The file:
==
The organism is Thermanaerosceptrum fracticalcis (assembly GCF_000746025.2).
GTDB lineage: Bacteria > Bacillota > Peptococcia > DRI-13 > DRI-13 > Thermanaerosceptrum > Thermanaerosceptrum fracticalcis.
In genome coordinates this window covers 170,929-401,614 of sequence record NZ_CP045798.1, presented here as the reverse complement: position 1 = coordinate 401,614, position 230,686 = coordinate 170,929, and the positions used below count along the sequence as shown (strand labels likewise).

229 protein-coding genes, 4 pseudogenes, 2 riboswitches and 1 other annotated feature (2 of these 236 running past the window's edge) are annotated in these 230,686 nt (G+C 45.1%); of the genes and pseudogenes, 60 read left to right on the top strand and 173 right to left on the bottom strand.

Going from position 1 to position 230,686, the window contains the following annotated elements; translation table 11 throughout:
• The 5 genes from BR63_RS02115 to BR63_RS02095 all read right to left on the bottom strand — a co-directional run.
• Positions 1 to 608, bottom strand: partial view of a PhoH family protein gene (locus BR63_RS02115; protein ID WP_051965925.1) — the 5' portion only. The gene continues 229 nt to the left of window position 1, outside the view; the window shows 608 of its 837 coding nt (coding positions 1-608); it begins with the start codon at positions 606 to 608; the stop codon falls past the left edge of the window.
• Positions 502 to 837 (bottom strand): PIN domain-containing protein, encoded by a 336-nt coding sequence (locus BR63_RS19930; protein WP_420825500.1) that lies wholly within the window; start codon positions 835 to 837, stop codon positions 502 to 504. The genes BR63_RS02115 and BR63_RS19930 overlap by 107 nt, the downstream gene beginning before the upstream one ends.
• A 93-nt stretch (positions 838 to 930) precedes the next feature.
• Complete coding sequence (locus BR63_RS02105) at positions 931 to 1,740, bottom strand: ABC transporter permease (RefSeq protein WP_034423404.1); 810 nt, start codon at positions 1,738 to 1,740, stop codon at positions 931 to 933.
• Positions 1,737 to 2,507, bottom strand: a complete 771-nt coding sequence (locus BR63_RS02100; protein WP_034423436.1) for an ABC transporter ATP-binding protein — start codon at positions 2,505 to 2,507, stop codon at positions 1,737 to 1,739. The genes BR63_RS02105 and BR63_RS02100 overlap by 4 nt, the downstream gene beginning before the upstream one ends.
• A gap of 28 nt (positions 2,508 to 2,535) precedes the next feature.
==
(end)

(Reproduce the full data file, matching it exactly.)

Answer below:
The organism is Thermanaerosceptrum fracticalcis (assembly GCF_000746025.2).
GTDB lineage: Bacteria > Bacillota > Peptococcia > DRI-13 > DRI-13 > Thermanaerosceptrum > Thermanaerosceptrum fracticalcis.
In genome coordinates this window covers 170,929-401,614 of sequence record NZ_CP045798.1, presented here as the reverse complement: position 1 = coordinate 401,614, position 230,686 = coordinate 170,929, and the positions used below count along the sequence as shown (strand labels likewise).

229 protein-coding genes, 4 pseudogenes, 2 riboswitches and 1 other annotated feature (2 of these 236 running past the window's edge) are annotated in these 230,686 nt (G+C 45.1%); of the genes and pseudogenes, 60 read left to right on the top strand and 173 right to left on the bottom strand.

Going from position 1 to position 230,686, the window contains the following annotated elements; translation table 11 throughout:
• The 5 genes from BR63_RS02115 to BR63_RS02095 all read right to left on the bottom strand — a co-directional run.
• Positions 1 to 608, bottom strand: partial view of a PhoH family protein gene (locus BR63_RS02115; protein ID WP_051965925.1) — the 5' portion only. The gene continues 229 nt to the left of window position 1, outside the view; the window shows 608 of its 837 coding nt (coding positions 1-608); it begins with the start codon at positions 606 to 608; the stop codon falls past the left edge of the window.
• Positions 502 to 837 (bottom strand): PIN domain-containing protein, encoded by a 336-nt coding sequence (locus BR63_RS19930; protein WP_420825500.1) that lies wholly within the window; start codon positions 835 to 837, stop codon positions 502 to 504. The genes BR63_RS02115 and BR63_RS19930 overlap by 107 nt, the downstream gene beginning before the upstream one ends.
• A 93-nt stretch (positions 838 to 930) precedes the next feature.
• Complete coding sequence (locus BR63_RS02105) at positions 931 to 1,740, bottom strand: ABC transporter permease (RefSeq protein WP_034423404.1); 810 nt, start codon at positions 1,738 to 1,740, stop codon at positions 931 to 933.
• Positions 1,737 to 2,507, bottom strand: a complete 771-nt coding sequence (locus BR63_RS02100; protein WP_034423436.1) for an ABC transporter ATP-binding protein — start codon at positions 2,505 to 2,507, stop codon at positions 1,737 to 1,739. The genes BR63_RS02105 and BR63_RS02100 overlap by 4 nt, the downstream gene beginning before the upstream one ends.
• A gap of 28 nt (positions 2,508 to 2,535) precedes the next feature.